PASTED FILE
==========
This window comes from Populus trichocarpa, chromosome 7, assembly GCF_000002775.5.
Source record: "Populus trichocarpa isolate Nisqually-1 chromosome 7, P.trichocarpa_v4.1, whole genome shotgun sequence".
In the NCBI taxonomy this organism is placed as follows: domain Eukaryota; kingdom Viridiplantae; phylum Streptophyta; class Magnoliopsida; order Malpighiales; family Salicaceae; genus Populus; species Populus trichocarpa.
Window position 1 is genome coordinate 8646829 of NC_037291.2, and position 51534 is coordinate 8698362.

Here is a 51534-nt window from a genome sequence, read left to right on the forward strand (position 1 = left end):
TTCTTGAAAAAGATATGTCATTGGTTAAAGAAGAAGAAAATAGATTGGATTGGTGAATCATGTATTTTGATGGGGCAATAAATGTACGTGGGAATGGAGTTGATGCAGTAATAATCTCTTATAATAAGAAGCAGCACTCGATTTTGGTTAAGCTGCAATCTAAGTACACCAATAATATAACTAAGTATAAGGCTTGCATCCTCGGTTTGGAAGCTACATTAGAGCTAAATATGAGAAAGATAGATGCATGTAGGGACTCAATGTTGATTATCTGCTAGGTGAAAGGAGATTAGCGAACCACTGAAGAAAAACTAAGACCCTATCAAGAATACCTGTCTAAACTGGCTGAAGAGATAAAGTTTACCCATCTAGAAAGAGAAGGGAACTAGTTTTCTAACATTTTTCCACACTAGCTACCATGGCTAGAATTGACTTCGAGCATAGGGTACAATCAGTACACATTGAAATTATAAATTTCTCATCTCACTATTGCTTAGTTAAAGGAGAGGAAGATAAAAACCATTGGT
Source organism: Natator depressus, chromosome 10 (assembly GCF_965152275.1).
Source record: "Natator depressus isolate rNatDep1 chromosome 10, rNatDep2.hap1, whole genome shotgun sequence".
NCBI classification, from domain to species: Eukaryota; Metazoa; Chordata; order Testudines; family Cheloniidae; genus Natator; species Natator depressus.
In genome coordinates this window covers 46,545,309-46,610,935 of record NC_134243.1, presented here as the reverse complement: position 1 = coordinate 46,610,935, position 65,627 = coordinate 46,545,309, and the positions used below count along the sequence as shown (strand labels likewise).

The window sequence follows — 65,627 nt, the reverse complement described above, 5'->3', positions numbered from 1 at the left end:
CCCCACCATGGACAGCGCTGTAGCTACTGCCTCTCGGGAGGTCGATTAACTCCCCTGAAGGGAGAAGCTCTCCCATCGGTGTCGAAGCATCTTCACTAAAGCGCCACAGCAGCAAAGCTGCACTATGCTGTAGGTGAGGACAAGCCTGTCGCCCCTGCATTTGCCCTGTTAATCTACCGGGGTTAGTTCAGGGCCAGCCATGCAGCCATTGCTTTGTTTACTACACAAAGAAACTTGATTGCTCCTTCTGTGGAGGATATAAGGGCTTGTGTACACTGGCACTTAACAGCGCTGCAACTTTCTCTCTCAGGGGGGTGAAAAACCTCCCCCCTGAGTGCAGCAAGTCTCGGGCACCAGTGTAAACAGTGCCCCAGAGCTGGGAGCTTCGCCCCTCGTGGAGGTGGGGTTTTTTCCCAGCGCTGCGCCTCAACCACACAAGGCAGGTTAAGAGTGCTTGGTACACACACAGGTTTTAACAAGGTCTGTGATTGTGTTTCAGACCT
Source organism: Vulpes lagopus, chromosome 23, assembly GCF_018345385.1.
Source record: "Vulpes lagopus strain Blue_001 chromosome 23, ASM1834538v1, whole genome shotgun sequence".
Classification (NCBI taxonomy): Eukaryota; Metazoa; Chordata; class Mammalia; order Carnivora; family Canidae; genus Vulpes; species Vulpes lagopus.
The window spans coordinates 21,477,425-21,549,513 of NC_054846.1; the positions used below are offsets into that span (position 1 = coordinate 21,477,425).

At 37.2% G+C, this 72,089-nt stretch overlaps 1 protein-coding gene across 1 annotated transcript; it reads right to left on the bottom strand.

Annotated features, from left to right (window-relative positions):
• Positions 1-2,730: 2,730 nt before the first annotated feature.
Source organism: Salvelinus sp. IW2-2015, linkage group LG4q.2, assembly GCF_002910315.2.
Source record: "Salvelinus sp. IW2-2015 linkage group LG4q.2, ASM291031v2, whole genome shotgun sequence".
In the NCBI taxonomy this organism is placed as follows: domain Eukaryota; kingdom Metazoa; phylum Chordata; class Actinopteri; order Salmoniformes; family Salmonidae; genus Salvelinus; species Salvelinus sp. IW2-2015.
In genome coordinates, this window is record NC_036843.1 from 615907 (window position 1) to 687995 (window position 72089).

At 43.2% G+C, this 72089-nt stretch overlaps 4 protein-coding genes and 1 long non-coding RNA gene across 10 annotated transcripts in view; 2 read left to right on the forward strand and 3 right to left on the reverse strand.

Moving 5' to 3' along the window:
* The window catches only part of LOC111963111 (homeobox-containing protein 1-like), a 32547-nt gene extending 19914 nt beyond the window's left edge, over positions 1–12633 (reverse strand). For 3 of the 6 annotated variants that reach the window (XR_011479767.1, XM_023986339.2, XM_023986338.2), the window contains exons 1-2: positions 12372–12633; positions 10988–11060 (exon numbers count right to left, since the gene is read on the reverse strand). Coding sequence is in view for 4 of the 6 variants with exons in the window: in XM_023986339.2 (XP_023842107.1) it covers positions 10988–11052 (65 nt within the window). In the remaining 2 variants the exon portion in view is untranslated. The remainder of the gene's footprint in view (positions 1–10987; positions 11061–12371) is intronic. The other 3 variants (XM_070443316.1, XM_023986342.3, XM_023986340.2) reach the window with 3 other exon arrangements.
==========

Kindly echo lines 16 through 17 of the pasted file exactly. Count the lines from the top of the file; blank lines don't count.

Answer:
The window spans coordinates 21,477,425-21,549,513 of NC_054846.1; the positions used below are offsets into that span (position 1 = coordinate 21,477,425).

At 37.2% G+C, this 72,089-nt stretch overlaps 1 protein-coding gene across 1 annotated transcript; it reads right to left on the bottom strand.